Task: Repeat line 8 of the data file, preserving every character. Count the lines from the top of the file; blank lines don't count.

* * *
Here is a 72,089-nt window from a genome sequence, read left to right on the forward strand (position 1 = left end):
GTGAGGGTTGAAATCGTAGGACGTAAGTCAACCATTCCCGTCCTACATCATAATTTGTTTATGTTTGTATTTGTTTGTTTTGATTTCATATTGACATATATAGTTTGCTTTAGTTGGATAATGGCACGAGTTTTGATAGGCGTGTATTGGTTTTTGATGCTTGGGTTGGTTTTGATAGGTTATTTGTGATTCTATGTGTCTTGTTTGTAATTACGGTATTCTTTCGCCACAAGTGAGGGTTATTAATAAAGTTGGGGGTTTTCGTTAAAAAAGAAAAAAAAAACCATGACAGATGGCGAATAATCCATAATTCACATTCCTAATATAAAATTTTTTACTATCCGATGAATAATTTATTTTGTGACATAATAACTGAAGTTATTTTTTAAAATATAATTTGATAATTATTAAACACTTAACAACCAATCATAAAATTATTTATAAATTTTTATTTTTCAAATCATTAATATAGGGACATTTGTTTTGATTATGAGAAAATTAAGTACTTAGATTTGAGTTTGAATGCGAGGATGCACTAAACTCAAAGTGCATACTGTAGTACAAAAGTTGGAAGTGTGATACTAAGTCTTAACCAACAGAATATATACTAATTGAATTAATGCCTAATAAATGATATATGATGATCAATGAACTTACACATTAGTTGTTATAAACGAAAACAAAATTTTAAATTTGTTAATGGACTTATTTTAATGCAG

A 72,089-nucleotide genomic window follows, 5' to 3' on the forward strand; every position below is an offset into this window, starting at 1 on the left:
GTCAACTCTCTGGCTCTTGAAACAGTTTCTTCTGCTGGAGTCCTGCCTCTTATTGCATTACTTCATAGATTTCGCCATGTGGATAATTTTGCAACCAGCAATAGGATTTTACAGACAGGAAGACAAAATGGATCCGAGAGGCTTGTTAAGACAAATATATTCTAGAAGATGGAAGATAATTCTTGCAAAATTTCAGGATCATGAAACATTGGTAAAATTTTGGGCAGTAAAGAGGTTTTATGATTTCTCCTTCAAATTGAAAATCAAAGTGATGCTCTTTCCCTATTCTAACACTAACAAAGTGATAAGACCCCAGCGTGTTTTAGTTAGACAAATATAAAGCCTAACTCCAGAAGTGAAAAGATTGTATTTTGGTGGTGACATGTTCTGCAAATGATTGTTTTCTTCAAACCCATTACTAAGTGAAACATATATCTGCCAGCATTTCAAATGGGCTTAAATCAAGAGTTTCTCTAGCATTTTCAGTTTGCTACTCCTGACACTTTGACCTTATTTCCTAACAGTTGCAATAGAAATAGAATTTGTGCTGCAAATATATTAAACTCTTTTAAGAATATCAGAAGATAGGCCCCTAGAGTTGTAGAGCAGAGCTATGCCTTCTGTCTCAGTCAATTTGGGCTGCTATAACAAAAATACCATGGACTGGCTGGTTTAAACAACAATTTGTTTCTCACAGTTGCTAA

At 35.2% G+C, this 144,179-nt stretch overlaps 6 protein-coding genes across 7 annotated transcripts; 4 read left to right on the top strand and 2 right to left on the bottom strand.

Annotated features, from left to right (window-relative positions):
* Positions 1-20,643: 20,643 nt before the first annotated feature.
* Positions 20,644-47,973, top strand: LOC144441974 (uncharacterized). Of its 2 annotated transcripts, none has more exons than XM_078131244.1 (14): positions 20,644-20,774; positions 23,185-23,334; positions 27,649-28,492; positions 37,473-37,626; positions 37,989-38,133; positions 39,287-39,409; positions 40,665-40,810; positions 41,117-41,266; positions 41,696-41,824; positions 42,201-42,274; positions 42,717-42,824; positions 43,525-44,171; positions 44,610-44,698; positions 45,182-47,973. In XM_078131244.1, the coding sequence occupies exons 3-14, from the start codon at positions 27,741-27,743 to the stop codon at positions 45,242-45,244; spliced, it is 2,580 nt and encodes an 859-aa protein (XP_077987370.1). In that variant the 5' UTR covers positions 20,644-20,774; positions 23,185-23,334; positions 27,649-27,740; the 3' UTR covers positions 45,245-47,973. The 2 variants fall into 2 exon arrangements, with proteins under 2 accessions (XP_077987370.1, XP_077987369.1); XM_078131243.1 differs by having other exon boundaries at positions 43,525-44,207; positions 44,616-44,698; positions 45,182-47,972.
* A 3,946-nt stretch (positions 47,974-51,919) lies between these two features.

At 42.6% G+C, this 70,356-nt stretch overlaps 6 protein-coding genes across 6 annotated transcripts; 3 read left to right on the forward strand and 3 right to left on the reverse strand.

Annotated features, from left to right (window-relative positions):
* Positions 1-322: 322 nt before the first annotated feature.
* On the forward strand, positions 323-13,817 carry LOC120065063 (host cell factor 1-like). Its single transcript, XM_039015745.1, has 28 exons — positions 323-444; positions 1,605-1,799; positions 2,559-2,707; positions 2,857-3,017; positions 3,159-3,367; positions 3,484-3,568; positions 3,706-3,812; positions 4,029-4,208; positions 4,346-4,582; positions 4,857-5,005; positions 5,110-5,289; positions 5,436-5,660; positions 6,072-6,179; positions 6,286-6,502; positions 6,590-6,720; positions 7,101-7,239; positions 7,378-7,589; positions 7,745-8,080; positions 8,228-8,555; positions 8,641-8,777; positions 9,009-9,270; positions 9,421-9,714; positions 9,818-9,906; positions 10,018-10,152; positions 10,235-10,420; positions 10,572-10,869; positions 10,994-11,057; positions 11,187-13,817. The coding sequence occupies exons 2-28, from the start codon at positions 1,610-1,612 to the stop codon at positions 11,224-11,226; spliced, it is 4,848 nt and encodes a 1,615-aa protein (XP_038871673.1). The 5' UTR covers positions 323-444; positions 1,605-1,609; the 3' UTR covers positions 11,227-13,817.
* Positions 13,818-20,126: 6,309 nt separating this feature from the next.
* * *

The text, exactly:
* Positions 20,644-47,973, top strand: LOC144441974 (uncharacterized). Of its 2 annotated transcripts, none has more exons than XM_078131244.1 (14): positions 20,644-20,774; positions 23,185-23,334; positions 27,649-28,492; positions 37,473-37,626; positions 37,989-38,133; positions 39,287-39,409; positions 40,665-40,810; positions 41,117-41,266; positions 41,696-41,824; positions 42,201-42,274; positions 42,717-42,824; positions 43,525-44,171; positions 44,610-44,698; positions 45,182-47,973. In XM_078131244.1, the coding sequence occupies exons 3-14, from the start codon at positions 27,741-27,743 to the stop codon at positions 45,242-45,244; spliced, it is 2,580 nt and encodes an 859-aa protein (XP_077987370.1). In that variant the 5' UTR covers positions 20,644-20,774; positions 23,185-23,334; positions 27,649-27,740; the 3' UTR covers positions 45,245-47,973. The 2 variants fall into 2 exon arrangements, with proteins under 2 accessions (XP_077987370.1, XP_077987369.1); XM_078131243.1 differs by having other exon boundaries at positions 43,525-44,207; positions 44,616-44,698; positions 45,182-47,972.